New Australasian Gold Mine disaster

The New Australasian No.2 Deep Lead Gold Mine, was a goldmine located in Creswick, Victoria, Australia, that is now infamous for being Australia's worst below-ground gold mining disaster.

At 5.30am, Tuesday 12 December 1882, 27 miners became trapped underground by an inrush of flood waters that came from the flooded parallel-sunk No.1 mine shaft. Despite two days of frantic pumping and bailing of the floodwater and with other equipment transported from the monitor ship HMVS Cerberus, the waters filled the mine shaft. The trapped men scrawled last notes to their loved ones on billy cans before they drowned. Some of these are kept at the Creswick Museum and still bear the messages. Only five men survived and made it to the surface. Of the men that perished,18 left widows and 63 dependent children.

The funerals[1][2] took place on 15 December and the procession of 4,000 was about 1.5 miles (2.4 km) long between the mine and Creswick cemetery. 15,000 mourners lined the funeral route. Many of the victims were originally from Cornwall or of Cornish ancestry. Shortly after the accident approximately £20,000 had been raised for the relief fund.[3]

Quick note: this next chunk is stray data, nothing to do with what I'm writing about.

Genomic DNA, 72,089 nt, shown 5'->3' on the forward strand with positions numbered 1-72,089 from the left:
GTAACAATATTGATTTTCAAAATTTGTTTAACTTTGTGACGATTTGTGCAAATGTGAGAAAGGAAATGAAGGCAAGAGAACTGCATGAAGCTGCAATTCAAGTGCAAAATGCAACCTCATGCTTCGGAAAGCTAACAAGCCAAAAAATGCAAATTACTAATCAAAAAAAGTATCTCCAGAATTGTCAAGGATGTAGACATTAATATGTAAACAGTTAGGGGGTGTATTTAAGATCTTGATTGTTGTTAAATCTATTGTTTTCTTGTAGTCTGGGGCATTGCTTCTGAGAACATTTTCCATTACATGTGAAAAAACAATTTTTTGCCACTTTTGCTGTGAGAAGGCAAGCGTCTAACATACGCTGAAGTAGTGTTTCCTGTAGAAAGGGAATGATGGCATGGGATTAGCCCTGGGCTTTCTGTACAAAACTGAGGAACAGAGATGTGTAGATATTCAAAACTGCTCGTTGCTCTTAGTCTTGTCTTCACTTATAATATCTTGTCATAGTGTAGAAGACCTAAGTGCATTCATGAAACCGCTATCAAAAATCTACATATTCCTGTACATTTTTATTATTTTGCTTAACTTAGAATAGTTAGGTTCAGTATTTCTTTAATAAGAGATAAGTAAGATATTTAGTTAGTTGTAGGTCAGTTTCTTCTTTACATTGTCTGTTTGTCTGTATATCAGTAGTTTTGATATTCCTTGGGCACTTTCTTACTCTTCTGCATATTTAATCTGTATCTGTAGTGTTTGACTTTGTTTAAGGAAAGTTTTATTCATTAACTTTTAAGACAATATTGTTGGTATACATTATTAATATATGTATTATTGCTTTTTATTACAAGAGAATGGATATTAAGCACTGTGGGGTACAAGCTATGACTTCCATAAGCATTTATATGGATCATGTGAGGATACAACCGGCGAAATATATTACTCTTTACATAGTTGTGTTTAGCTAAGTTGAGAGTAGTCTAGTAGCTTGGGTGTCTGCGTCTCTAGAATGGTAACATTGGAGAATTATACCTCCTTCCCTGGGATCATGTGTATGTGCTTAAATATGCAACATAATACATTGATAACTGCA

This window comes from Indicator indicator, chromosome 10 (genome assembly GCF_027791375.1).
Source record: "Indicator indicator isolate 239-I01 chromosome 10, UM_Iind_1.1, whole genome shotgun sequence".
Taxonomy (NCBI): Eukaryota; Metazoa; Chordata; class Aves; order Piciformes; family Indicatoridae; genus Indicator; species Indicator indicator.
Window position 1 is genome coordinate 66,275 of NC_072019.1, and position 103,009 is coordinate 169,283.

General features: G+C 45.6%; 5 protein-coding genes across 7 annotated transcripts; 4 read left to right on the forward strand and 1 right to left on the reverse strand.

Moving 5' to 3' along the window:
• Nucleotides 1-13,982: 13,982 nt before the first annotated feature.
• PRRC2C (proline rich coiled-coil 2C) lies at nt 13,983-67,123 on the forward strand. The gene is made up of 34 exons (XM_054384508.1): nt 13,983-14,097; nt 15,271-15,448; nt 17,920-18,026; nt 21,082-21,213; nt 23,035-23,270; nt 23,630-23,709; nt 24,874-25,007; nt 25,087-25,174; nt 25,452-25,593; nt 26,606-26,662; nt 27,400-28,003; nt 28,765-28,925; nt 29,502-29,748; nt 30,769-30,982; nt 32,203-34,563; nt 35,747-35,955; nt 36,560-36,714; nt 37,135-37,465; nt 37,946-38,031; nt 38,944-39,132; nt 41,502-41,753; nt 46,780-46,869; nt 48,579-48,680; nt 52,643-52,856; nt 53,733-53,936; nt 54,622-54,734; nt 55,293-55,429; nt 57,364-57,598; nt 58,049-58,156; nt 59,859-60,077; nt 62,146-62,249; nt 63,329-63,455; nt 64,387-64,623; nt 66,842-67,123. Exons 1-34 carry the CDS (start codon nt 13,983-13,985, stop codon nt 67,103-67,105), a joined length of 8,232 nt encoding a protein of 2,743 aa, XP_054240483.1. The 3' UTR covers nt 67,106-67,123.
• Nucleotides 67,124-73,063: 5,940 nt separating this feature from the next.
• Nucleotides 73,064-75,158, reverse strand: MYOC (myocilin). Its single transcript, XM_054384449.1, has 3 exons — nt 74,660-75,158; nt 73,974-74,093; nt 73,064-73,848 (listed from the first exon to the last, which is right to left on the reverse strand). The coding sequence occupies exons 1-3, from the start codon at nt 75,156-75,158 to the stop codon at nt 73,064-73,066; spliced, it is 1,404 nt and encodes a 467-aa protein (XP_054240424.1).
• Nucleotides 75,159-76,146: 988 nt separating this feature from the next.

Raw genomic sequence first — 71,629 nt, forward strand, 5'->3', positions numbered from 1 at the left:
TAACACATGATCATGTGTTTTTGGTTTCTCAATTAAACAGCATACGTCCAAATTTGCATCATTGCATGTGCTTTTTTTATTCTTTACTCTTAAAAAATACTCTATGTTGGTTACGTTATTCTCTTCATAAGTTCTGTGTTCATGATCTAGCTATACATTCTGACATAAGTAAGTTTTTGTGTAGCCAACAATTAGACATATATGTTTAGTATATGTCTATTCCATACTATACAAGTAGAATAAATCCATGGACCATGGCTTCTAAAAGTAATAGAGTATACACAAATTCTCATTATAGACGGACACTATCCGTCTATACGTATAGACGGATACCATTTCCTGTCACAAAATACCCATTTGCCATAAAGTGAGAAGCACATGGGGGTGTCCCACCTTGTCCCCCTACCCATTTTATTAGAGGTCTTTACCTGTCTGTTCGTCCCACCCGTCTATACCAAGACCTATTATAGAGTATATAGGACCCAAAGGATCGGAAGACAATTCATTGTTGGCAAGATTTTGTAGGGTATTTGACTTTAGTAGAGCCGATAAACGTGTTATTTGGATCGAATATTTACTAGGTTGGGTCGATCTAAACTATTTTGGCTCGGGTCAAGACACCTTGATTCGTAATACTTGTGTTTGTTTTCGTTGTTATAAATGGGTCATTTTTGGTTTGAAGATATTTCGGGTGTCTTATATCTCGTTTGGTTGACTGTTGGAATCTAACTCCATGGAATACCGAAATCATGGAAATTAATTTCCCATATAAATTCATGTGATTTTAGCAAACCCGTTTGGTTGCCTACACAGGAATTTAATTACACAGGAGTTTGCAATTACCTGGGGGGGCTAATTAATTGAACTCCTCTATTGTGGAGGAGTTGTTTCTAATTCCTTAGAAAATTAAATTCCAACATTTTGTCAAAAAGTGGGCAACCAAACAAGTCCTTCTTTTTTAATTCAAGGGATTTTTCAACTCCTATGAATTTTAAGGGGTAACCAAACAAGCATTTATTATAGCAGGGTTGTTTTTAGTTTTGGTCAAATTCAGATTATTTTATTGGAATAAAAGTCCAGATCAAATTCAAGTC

In 1982, the Premier of Victoria, John Cain unveiled The New Australasian No.2 Deep Lead Gold Mining Memorial, which relates the story on a plaque. [4] In 2007 a further plaque was unveiled at the mine site for the 125th Anniversary along with an avenue of 22 oak trees., one for each miner who died in the disaster. The site is listed on the Victorian Heritage Register.[5]

References edit

  1. ^ L.M Williams Diary of disaster 1982
  2. ^ Mining accident relief fund Act (Victoria) 1884
  3. ^ "The Flooding Of The Creswick Mine, Australia". The Cornishman. No. 239. 8 February 1883.
  4. ^ Williams.L.M.Diary of disaster 1982
  5. ^ "New Australasian No. 2 Deep Lead Gold Mining Memorial and Site, Victorian Heritage Register (VHR) Number H1302, Heritage Overlay Number HO948", Victorian Heritage Database, Heritage Victoria, retrieved 12 March 2011

External links edit

37°23′42″S 143°52′12″E / 37.39500°S 143.87000°E / -37.39500; 143.87000